In 2014, the credit was gradually reduced for modified adjusted gross incomes between $54,000 and $64,000 for singles, and $108,000 and $128,000 for married couples filing jointly.

The tuition and fees deduction reduces taxable income by a maximum of $4,000 for incomes up to $65,000 for single filers and $130,000 for joint filers, and by up to $2,000 for incomes over $65,000 for singles and $130,000 for joint filers. There’s no deduction for incomes over $80,000 for singles and $160,000 for joint filers.

Q&A: Capital gains taxes

Dear Liz: My wife owns a house that was separate property before our marriage. She has since fallen ill and needs round-the-clock care. I am selling the house to support this and will net about $250,000 at close. Will we have to pay capital gains taxes, or can I claim a one-time exemption, based upon this not being community property?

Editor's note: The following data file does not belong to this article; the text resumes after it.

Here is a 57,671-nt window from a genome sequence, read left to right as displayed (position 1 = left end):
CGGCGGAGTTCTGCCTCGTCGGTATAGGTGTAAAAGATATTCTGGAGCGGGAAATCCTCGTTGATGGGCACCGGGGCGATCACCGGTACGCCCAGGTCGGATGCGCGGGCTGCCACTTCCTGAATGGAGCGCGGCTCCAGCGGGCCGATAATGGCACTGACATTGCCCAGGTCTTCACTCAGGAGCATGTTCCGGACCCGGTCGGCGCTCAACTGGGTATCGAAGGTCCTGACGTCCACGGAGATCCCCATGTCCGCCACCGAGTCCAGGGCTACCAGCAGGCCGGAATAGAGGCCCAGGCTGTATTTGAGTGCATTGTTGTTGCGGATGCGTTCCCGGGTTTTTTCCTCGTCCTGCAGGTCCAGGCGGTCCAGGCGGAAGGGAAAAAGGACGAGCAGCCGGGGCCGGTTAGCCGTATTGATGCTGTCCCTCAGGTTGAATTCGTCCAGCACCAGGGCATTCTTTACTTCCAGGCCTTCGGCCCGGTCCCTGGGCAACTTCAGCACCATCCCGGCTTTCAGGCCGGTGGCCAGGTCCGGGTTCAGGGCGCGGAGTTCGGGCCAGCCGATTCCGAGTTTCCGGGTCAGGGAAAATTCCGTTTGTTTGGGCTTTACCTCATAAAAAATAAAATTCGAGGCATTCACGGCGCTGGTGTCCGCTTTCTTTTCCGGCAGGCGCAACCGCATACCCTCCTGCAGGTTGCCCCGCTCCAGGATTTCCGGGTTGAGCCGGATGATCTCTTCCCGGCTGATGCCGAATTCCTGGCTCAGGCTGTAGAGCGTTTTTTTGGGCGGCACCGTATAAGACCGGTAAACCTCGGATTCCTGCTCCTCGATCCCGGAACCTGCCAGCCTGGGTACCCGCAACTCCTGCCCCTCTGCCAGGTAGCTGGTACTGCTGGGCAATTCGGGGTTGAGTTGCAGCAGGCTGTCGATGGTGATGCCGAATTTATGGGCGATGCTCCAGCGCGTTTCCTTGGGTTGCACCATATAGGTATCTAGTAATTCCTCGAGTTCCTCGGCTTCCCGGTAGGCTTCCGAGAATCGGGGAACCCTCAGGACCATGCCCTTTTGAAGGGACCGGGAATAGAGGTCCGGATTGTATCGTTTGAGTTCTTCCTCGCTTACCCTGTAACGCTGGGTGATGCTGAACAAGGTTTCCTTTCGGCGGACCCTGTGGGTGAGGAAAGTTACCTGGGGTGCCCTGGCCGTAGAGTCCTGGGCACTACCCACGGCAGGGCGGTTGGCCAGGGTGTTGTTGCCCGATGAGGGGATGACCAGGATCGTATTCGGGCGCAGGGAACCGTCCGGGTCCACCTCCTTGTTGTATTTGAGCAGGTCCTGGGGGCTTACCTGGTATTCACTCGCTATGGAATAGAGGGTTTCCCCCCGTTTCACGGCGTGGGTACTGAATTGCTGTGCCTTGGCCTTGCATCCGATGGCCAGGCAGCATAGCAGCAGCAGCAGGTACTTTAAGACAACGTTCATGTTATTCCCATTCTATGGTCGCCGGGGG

Answer: If your wife lived in the property as her principal residence for at least two of the five years prior to the sale, the profit would qualify for the capital gains exemption of up to $250,000 per owner.

People who have to sell their principal homes before they meet the two-year residency requirement may qualify for a partial exclusion if the sale was triggered by special circumstances such as a change in health or employment or “unforeseen circumstances.” You’ll want to talk to a tax pro about whether your wife’s situation qualifies.

Even if the gain is taxable, she may not owe tax on the entire amount netted from the sale. When figuring home sale profit, her basis in the home — essentially, what she paid for it, plus any qualifying improvements — is subtracted from what she nets from the sale.

There’s another way to avoid paying taxes on home sale gains, and that’s to hold on to the property until your wife’s death. At that point, the home would get a “step up” in tax basis to the current market value. An inheritor who sold the home at that market value wouldn’t owe any tax, said Mark Luscombe, principal analyst for Wolters Kluwer Tax & Accounting U.S.